// used if the user has javascript off
$new_poll -> new_vote($_POST);

// echo/print poll to page
echo $new_poll -> poll_html($_GET);

?>

So that’s the backend of things. We currently manually set up a polling question, and will rotate through six different questions (which means six different unique PHP scripts) in a semester. Every three weeks, we prepare a new script page by copying the previous one and editing the end date, questions and answers, and upload it to the server.

Now getting it into a widget in a course (or at the organization level) is dead simple. Create a new widget, edit that widget and get to the HTML code view for the content of that new widget. Once there, put in this code:

<p style="text-align: center;"><iframe src="LOCATION OF YOUR FILE HERE" height="340" width="280" scrolling="no"></iframe></p>

Of course, you’ll substitute wherever the location of the PHP script you’re using is located where I’ve written “LOCATION OF YOUR FILE HERE”. Click Save to save the widget. You won’t be able to preview this widget, so you’ll have to have a bit of faith that your code (and my code) is correct.  Add the widget to your homepage, and you’re home for dinner.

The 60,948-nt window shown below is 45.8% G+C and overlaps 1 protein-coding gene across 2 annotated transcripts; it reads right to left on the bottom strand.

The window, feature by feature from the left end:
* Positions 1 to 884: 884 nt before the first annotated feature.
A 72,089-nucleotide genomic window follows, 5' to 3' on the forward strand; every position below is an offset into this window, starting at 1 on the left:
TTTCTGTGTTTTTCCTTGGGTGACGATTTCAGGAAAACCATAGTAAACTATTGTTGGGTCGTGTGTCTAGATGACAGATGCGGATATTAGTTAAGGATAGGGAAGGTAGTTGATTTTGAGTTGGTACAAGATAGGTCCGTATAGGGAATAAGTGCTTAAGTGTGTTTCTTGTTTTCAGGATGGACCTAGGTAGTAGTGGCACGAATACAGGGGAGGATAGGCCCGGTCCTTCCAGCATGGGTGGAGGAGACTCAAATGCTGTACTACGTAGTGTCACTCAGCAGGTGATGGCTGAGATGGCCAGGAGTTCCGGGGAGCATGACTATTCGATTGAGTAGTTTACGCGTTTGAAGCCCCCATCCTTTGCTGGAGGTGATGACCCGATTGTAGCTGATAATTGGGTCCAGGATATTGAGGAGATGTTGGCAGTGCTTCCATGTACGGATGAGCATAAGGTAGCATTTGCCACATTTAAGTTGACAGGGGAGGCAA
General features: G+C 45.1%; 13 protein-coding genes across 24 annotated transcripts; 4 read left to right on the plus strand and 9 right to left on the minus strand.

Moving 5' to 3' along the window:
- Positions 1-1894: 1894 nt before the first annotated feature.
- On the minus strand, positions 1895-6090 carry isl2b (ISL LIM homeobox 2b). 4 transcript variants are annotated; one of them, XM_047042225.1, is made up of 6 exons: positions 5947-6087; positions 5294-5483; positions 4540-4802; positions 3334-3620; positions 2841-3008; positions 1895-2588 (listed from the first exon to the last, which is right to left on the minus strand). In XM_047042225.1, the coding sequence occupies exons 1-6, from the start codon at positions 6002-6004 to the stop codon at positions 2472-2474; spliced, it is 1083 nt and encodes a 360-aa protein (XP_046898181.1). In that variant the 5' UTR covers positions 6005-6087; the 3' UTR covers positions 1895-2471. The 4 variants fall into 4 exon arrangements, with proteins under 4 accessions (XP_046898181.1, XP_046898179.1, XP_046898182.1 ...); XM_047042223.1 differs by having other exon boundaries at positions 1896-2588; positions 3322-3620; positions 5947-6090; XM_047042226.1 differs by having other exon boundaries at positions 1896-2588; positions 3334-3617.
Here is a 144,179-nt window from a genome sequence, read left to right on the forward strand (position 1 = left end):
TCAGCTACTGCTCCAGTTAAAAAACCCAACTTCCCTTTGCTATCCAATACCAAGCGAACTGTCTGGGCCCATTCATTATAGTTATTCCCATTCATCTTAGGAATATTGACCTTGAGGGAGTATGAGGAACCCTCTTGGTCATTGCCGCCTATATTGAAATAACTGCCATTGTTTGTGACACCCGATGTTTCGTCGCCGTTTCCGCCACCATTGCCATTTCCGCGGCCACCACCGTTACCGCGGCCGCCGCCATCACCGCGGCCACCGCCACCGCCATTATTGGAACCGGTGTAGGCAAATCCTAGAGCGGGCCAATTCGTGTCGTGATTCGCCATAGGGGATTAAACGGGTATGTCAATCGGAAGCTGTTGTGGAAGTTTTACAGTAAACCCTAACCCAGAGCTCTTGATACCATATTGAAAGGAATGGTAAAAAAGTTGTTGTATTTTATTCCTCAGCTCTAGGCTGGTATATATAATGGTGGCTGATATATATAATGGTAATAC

Our experience with this is pretty surprising. The first time we ran the polls there was 36 responses in 10 minutes (during exams), 1450 in 24 hours and 2655 after one week.  After three weeks the final tally was 3598.  Now remember, that’s votes, not individuals. Even so, consider that each student might only vote as an average of 1.4 times, which might skew the numbers somewhat, even so that’s pretty representational (and corresponds with our internal numbers for the tool we surveyed about).

Here’s what the Poll looks like:

screenshot of D2L polling widget at work.

screenshot of D2L polling widget at work.

What do we hope to find with this? Well, personally I wanted to see how the Analytics tool use numbers would compare with users self-reporting. Does use of the tool make for an impression of using the tool? Are students even aware of the different tools in D2L?